What France’s No-Show Mideast Peace Talks Mean: QuickTake Q&A


Israeli Prime Minister Benjamin Netanyahu.

Photographer: Dan Balilty/AP Photo

France brought representatives from more than 75 countries and international organizations, including U.S. Secretary of State John Kerry, to Paris on Jan. 15 for a conference on peace between Israelis and Palestinians. It was among the last opportunities for outside parties to help resolve the 69-year-old conflict between the two before U.S. President-elect Donald Trump, who promises to lean more heavily toward the Israelis than his country has traditionally, introduces a new tone to the discussion. One hitch: Neither the Israelis nor the Palestinians attended the conference.

1. Why did they skip it?

Prime Minister Benjamin Netanyahu says these sorts of international conferences are "rigged" against Israel, and that differences with the Palestinians can only be resolved through direct negotiations, as was the case when Israel worked out peace treaties with Egypt and Jordan. The French parley comes at a time when Israel is feeling snubbed by its most important ally, the U.S. In December, the U.S. broke from its usual practice of vetoing United Nations Security Council resolutions criticizing Israel and instead abstained on one disapproving of Jewish settlement in the West Bank, territory the Palestinians hope to make part of a future state. Why risk a chilly reception in Paris when Trump has tweeted that "things will be different" after he takes office Jan. 20? Departing from decades of U.S. policy, Trump has said he does not view Israeli settlements as an obstacle to peace. Because Israel said it wouldn’t participate in the Paris conference, the Palestinians declined the invitation as well. Palestinian Authority President Mahmoud Abbas is scheduled to meet with French President Francois Hollande in the weeks after the conference to gauge any progress.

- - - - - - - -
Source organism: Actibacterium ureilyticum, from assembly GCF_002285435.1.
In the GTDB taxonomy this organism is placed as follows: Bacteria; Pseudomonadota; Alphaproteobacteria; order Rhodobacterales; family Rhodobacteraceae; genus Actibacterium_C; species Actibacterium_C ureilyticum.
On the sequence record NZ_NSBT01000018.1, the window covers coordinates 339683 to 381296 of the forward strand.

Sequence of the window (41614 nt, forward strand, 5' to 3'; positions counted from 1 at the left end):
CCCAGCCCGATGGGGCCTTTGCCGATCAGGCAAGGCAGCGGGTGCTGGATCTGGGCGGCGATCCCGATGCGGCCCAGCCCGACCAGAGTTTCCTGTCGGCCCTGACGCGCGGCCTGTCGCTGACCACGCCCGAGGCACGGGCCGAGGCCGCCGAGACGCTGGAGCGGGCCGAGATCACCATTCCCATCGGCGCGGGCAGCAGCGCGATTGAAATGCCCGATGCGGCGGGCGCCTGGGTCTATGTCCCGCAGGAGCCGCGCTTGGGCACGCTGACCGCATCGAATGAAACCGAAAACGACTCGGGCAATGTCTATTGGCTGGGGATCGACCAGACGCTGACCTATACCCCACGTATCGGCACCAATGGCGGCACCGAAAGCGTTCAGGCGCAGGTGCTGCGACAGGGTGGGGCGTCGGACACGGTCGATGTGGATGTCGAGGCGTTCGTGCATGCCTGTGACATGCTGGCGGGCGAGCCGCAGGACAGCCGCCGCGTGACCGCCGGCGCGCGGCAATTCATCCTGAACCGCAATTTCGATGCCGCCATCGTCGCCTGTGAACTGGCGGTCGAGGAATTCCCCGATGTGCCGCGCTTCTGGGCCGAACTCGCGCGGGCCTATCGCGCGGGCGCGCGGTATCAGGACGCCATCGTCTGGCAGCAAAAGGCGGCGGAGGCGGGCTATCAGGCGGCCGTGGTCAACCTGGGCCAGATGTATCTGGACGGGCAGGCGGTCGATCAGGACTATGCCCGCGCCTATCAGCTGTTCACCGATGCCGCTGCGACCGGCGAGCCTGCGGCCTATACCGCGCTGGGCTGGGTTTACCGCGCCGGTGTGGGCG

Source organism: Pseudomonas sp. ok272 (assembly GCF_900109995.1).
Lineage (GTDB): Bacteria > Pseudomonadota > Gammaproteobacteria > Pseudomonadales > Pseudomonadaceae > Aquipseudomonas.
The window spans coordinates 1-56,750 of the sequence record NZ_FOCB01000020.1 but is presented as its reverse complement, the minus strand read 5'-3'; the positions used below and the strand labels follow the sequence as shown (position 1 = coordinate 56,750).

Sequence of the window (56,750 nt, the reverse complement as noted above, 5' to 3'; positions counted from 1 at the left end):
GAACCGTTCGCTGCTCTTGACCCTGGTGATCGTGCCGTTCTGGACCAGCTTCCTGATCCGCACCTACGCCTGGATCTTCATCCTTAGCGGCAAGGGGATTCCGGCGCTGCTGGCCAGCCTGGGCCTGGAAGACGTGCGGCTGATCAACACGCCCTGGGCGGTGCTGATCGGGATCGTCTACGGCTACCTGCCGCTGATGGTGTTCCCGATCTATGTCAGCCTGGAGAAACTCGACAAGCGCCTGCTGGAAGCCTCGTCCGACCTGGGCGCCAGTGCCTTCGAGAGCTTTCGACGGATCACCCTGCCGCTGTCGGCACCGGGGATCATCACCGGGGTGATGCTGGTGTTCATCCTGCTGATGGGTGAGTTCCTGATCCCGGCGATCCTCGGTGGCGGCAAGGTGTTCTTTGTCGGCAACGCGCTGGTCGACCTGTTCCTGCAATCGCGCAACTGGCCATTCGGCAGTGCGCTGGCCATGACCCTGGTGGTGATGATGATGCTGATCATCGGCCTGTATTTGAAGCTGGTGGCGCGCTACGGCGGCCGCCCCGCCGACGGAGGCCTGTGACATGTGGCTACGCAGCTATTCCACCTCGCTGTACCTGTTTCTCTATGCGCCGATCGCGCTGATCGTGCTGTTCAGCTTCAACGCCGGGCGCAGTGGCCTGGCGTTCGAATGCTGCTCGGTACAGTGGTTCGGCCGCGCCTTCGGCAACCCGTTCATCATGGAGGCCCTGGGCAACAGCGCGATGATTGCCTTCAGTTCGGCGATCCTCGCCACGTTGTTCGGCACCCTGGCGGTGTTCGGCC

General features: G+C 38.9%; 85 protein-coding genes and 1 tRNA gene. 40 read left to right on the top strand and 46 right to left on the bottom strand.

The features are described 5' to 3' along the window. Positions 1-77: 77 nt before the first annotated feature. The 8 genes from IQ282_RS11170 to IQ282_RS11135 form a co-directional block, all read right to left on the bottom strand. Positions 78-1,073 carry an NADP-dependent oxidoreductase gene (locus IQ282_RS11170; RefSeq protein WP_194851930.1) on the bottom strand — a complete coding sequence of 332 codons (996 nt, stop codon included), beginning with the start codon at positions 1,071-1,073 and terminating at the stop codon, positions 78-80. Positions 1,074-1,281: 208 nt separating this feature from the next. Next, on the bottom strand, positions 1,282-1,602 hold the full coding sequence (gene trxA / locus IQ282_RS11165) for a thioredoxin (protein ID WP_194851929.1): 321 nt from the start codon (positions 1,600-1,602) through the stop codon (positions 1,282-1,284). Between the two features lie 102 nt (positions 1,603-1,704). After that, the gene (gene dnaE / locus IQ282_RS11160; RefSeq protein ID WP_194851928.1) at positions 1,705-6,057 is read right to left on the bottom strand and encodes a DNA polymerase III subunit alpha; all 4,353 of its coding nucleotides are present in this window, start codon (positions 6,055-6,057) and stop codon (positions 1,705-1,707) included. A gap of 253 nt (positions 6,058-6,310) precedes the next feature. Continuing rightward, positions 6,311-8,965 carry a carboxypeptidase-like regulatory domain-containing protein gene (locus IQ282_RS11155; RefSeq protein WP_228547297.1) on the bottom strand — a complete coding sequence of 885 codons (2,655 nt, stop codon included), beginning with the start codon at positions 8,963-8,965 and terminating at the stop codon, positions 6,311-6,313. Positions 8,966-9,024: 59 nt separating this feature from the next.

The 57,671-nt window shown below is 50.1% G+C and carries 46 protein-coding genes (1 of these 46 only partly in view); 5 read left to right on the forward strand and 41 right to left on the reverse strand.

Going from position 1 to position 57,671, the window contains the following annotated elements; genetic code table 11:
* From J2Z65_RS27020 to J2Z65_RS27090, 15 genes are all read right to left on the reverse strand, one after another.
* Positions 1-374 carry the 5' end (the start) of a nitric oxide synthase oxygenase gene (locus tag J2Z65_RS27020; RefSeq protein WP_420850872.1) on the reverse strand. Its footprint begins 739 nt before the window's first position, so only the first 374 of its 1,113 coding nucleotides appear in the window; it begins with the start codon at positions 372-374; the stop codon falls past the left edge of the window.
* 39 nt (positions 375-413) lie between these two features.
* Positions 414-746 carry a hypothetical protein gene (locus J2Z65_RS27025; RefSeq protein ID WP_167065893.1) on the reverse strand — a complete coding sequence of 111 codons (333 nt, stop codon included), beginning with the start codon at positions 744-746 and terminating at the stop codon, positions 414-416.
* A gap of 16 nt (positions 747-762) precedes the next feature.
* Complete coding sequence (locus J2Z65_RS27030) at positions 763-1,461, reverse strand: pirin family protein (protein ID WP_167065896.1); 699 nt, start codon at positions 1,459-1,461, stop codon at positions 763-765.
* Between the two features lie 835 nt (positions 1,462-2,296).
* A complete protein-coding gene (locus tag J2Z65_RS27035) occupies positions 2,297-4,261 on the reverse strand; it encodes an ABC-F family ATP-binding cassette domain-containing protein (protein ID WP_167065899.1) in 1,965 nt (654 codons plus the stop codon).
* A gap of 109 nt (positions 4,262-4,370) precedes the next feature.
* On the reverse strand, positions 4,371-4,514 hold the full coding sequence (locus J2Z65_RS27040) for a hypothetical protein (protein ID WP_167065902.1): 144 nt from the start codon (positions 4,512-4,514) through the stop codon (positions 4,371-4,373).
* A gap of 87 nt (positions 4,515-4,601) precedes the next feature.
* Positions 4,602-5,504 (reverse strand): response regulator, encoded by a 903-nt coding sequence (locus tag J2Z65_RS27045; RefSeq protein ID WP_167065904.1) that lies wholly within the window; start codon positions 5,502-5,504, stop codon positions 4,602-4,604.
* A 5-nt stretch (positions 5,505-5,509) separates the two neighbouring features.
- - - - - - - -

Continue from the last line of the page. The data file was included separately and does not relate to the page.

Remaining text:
2. What did France hope to achieve?

Hollande acknowledged it might seem odd to hold a peace conference without the actual parties to the dispute, but said he wanted to signal international frustration with the stalemate in direct talks since 2014. To advance a resolution to the conflict, French diplomats have been trawling through 25 years of peacemaking archives to distill a program for international support of any treaty Israelis and Palestinians might eventually agree to. At a preparatory conference in June, the French set out a plan to strengthen the Palestinian economy and governmental institutions as well as finance a peace deal. Monetary compensation would likely be provided to Palestinian refugees and possibly to Jewish refugees from Arab lands and Israeli settlers who might be evacuated from the West Bank.

3. What were Palestinian hopes?